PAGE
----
“Chance is the first step you take, luck is what comes afterward.”
― Amy Tan, The Kitchen God’s Wife
A year ago, in the heels of J’s dental saga, we implemented the “count between bites” system for his meals. We were, at that time, pretty fed up with J’s habit of inhaling his food like Monstro the Whale from Pinocchio. Indigestion by proxy was a problem for us; it’s hard to consume a meal pleasurably when you witness the same exact food playing the part of the bird in a scenario that involves a plane engine.
There is no denying that, since the year of the meltdowns, J had improved significantly in many ways. By the same token, there is no denying that, from circa that time, we had developed all these defense mechanisms that often involved relenting, negotiating, and downright surrendering. Little by little we gained territory, but food was an issue…a major one. Of the 33.5 pounds of cheese consumed per capita in the US each year, J was consuming his share and ours. Not only that, J ate more ramen noodle than any college student on a budget has consumed in the history of ramen noodle as a college student diet staple.
It is a well-documented fact that we can now take J to eat at restaurants, and he paces himself instead of trying to imitate the people who gorge on hot dogs and pies just to prove that they can. That we can now take him to restaurants that don’t have a mascot, and that don’t serve one of a very limited list of items J will eat is nothing short of a wonder. A few nights ago Dada and I went to have Thai food, just the two of us; still in the “let’s look at the menu” stage, Dada asked “do you want to order an appetizer?” Without missing a beat we said in unison: calamari…J’s not here to bogard them!!!
We now have in our midst a version of J that will try any green food item you put in front of him. Orange items he will smell to see if they are appealing. Cauliflower will be eaten regardless of how it’s prepared. Yesterday morning (in one of my Little Engine That Could moments) I took left-over mashed potatoes, pureed carrots, wheat germ, an egg white, and some fresh herbs and concocted what I hoped would pass for some sort of pancake. J ate two…because there were only two left. His omelet had fresh spinach leaves, a small amount of cheese, and egg whites…he ate it with enthusiasm and making his nom-nom-NOM sound. He savored every bite…I know this because I was savoring my breakfast, and because pieces by Telemann, Boccherini, Mozart, Schubert and Haydn played while J ate. The same person who considered it torture to wash his hands while singing the Alphabet Song now takes his time eating, savoring, enjoying, and not questioning what I put on his plate.
A year is not such a long time. In 365 days we have gone from wondering HOW to get J to eat better, less, more prudently, more calmly to watching J start on vegetables, move to meat, and eat the small amount of carbs we put on his plate. We have gone from nearly 290 pounds to a hair over 250, and every pair of shorts that required a belt by the end of the day now requires a belt as soon as it’s put on, fresh from the dryer. The excitement that was reserved for Pringles, mac and cheese, Ramen noodle and Cheez-Its is now clearly visible when Yogurt Time rolls around and the home-made pear chips are handed to him, or when it’s hummus and pita chip for an afternoon snack. The last time that J ate Ramen noodle was January 9th, if memory serves…for someone who HAD to have Ramen noodle for breakfast to quit cold-turkey and be OK with never eating that again…well…call me Betty Ford, please. I think J’s been cured of the hyper-salty, waxy-noodle addiction he harbored and clung to quite stubbornly.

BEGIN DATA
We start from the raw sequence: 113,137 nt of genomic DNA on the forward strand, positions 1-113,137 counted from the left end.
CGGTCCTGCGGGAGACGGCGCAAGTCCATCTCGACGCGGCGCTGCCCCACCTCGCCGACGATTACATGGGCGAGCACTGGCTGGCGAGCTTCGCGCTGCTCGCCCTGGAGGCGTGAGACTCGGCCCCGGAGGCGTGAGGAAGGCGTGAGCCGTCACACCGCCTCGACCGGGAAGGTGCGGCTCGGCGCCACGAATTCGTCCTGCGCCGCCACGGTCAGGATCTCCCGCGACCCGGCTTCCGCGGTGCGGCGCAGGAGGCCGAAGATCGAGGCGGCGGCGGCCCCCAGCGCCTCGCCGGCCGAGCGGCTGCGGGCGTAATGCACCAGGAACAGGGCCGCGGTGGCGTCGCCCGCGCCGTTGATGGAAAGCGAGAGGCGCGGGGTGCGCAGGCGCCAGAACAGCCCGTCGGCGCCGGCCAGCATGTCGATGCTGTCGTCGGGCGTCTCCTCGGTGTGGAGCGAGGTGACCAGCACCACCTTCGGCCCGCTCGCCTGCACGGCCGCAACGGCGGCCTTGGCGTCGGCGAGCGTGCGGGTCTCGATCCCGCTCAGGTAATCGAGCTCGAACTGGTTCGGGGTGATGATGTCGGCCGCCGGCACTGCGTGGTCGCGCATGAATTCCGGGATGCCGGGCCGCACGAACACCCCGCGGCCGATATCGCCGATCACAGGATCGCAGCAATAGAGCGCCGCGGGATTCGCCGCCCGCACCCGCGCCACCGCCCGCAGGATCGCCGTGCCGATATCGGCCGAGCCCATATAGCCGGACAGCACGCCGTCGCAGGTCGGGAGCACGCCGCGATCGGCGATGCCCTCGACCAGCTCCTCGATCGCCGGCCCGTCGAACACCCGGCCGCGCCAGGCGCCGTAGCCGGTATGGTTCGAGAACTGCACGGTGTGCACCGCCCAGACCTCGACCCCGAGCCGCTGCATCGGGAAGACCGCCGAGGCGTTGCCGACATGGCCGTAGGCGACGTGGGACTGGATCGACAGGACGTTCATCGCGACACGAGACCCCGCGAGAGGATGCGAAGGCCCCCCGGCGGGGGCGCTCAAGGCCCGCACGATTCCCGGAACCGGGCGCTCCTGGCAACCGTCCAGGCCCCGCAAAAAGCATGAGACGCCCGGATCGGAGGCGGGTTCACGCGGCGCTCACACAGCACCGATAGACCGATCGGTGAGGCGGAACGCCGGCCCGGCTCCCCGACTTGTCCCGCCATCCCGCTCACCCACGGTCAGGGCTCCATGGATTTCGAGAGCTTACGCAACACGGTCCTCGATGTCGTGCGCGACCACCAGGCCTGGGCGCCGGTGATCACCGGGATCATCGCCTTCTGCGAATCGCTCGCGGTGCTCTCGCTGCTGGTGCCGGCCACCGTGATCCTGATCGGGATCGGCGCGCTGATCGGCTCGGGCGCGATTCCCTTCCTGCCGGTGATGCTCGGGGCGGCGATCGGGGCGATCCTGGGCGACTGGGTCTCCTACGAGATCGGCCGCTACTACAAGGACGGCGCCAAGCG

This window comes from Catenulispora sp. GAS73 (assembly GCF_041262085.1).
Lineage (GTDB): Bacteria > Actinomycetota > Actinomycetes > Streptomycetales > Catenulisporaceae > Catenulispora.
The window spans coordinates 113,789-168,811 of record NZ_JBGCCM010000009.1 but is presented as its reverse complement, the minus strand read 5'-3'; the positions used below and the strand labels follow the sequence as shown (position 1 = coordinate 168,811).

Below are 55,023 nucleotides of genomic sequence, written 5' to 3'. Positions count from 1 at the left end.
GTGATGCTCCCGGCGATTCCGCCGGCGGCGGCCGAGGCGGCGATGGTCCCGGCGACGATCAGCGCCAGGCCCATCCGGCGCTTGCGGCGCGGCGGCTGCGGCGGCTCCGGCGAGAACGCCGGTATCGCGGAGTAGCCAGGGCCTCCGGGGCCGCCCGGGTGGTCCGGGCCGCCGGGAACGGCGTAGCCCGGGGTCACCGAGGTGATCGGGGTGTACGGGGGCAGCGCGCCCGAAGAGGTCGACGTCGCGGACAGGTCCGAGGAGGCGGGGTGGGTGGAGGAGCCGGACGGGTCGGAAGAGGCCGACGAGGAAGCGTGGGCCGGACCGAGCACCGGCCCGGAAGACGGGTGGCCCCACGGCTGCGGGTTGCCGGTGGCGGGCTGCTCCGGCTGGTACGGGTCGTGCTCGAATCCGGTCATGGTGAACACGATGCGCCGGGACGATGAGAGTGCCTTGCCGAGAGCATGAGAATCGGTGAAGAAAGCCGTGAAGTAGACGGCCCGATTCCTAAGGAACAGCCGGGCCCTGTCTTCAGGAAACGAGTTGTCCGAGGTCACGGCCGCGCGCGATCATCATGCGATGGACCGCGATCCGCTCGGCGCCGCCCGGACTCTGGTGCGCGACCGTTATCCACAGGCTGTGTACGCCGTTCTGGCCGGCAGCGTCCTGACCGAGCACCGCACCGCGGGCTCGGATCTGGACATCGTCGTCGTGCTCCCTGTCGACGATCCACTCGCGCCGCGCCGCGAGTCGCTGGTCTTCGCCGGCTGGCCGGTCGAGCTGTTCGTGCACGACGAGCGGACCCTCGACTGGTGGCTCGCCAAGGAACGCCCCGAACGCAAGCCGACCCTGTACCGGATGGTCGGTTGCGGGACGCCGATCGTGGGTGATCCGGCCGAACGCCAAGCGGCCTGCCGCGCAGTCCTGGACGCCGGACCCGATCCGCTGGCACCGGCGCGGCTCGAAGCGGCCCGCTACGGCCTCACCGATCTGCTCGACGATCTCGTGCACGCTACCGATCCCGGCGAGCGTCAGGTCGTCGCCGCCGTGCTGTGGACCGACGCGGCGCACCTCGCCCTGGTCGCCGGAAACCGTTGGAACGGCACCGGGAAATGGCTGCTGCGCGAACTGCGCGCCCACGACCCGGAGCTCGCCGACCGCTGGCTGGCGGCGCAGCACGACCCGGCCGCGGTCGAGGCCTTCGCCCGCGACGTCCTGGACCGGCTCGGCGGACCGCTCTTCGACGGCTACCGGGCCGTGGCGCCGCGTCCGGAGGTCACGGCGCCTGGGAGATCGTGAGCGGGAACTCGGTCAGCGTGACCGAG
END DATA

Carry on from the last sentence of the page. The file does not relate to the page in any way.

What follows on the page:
We have the same exact kid in our home, but he’s a lot healthier and (we think) a lot happier. He has discovered that strange looking things he discounted when we presented them to him can be tasty. He has discovered that it’s ok to like things that we used to refuse flatly without giving them a chance. He has discovered that cheese can be delicious even when we’re not single-handedly consuming the 33.5 pounds per capita per year…four times over. J has discovered that not everything has to be salty or sweet to be delicious, and that a handful of chips can be just as satisfying as a huge bowl full of them. J has learned that we are not as crazy as he thought we were, and that going to the gym for an hour every afternoon and actually getting on the machines and sweating can be very satisfying.
On Saturday morning, we did the usual rounds: library, market…you know the drill by now. For the first time in his life, J went to a Dairy Queen. We ordered a hot fudge sundae for him, a small one. As we sipped our Orange Julius-es, J sat there basking in the glow of the little plastic cup with just enough ice cream and hot fudge to represent a sweet treat. He was happy; he clapped and giggled quite joyfully, and we enjoyed watching his slowly work his way through the sundae.
A year ago we started counting between bites, and we started reducing J’s medication. A year later, with some other adjustments, we are in an entirely different stage of J’s life and development. Next Monday we go back to the psych, and we start discussing the next reduction in dosage; we also get another weigh-in, and we talk about how those little changes have altered the way J handles the outside world. He hasn’t changed…he’s very much, and unequivocally the same person he was last June, but that person will now eat at, and behave and enjoy, dining experiences that were far beyond our expectations.
If you see him eating a sundae, though, you can see he’s still there, loving every spoonful of the “wrong” foods…but now he knows how to wait, and how to stop.